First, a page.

Great Parks North II

July 22 - August 6, 2006

story, photos and page design by Lamar Martin

Another awesome Adventure Cycling Ride

I am tempted to say that this was my best trip ever, but that would mean better than Alaska, Utah, Oregon, Cycle Montana, the Blue Ridge Parkway, the Natchez Trace, NY, France and Belgium, Costa Rica, et al, all great rides! So, Iíll just say it was wonderful and extremely rewarding both physically and spiritually. The  scenery was absolutely fantastic! I feel blessed beyond measure, especially for the great friends made on this 650-mile self-contained ride through 5 national parks including Jasper, Banff, Kootenay, Waterton and Glacier National Parks. Forest fires threatened to detour us from Glacier National Park, and just 2 days before our planned arrival, the town of St. Mary had been evacuated and the Going to the Sun Highway was closed. Thankfully, they opened it back the next day and we were very fortunate to be allowed to follow the original itinerary.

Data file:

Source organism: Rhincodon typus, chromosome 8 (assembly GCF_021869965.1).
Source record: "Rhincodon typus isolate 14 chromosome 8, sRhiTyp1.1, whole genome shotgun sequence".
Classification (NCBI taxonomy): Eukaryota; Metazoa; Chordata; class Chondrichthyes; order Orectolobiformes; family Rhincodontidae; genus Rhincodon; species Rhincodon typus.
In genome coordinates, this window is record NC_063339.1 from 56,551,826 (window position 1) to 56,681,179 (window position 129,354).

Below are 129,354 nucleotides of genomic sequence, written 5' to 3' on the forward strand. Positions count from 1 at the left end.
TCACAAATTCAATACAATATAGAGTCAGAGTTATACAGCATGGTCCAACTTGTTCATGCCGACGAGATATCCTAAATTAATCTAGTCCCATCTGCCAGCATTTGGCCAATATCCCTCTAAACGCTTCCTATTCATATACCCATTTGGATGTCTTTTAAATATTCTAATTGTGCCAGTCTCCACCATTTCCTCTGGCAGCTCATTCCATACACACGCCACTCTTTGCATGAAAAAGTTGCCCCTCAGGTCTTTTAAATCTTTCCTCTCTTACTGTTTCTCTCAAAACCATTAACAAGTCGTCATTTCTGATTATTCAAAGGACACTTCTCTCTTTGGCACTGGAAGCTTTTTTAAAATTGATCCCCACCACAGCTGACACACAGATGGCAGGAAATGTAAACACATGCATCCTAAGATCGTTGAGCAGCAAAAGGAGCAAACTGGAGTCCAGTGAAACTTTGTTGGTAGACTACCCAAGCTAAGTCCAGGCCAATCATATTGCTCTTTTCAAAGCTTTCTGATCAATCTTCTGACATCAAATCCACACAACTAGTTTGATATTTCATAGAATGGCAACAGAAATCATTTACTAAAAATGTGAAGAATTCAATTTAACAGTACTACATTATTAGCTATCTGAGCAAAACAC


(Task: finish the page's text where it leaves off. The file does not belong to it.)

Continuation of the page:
Many of our group of 13 riders had been on other Adventure Cycling Expeditions and Excursions, including Leo and Sue, our beloved tour leaders, and the only couple in our mix. Briefly, our band of pedalers consisted of Ron, a high school English teacher from Connecticut, who met and carpooled with Jenna, an 8th grade Spanish teacher also from Connecticut. Cheryl and Chuck from Oregon had survived a Southern Tier crossing together, along with Ron. The 3 of them reunited for this ride. We had two Chris's in our group, one from San Antonio and  one from Lake Tahoe, both very experienced tourists having cycled in New Zealand & Europe, as well as Trans-America rides in the US. "California Chris," as he became known, was my riding partner for most of the 650 miles, as we rode about the same pace. By coincidence, we both have bicycles with S&S Machine Couplings, and soft-sided bike cases, although his is a fully tricked out Touring bike from Co-Motion and mine is the Tourlite model from Bilenky. Charles from CA rode a Gold Rush recumbent with a BOB trailer, while Cheryl rode a "Lance Bike", i.e. a carbon fiber Trek road bike, and pulled a Burley Nomad trailer, just like mine, for her gear. No one could keep up with Cheryl who typically rides 12,000 miles per year. The rest of the gang included Lance from Washington State, Liam from DC and Janet from CO. Everyone was fun and interesting with not a complainer or troublemaker in the whole bunch.